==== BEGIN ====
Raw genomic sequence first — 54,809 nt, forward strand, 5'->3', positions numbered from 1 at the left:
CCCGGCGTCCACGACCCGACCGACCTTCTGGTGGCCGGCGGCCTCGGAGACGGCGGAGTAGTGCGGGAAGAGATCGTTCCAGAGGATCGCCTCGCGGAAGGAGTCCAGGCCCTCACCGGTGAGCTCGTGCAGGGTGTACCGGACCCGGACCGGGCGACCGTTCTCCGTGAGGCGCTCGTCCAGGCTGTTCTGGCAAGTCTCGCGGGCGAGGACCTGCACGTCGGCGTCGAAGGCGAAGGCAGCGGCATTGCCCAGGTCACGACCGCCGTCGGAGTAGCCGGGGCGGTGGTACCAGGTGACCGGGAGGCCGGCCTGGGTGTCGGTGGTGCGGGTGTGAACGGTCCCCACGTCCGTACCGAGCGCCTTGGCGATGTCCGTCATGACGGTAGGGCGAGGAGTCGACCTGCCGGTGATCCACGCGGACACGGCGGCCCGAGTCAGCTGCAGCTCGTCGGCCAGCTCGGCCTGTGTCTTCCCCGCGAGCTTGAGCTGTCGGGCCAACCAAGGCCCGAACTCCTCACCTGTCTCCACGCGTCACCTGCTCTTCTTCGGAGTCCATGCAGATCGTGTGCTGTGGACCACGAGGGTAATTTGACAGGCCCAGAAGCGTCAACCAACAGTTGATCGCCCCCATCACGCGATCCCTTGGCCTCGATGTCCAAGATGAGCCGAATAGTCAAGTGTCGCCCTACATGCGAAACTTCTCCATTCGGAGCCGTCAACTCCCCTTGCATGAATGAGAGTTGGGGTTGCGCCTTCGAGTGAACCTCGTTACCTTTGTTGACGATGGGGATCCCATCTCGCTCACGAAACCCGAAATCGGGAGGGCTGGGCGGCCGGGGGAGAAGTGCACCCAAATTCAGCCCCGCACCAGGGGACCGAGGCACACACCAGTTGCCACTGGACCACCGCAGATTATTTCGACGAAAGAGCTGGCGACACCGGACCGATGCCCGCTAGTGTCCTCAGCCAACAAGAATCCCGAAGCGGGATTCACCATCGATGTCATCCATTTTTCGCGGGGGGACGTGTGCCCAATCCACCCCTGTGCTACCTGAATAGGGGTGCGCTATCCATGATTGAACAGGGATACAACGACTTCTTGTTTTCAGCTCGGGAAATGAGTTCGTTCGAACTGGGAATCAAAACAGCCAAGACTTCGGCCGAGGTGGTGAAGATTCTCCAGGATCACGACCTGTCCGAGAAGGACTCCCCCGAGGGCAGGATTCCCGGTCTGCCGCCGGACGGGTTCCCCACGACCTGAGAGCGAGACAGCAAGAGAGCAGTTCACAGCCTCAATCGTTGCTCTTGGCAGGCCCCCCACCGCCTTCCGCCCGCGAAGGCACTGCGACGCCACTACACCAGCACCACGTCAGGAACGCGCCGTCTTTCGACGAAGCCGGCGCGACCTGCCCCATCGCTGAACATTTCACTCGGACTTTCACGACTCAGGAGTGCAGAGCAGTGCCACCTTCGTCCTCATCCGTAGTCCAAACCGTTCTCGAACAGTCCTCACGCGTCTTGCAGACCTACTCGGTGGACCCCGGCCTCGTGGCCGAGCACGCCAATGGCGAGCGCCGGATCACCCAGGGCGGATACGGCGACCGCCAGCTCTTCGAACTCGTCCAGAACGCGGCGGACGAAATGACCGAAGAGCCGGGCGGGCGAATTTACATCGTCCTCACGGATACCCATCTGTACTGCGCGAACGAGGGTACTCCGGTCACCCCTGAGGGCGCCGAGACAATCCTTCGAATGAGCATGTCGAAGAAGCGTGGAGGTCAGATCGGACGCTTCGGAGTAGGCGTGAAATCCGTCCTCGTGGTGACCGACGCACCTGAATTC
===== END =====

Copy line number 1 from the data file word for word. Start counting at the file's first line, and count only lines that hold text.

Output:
Raw genomic sequence first — 54,809 nt, forward strand, 5'->3', positions numbered from 1 at the left: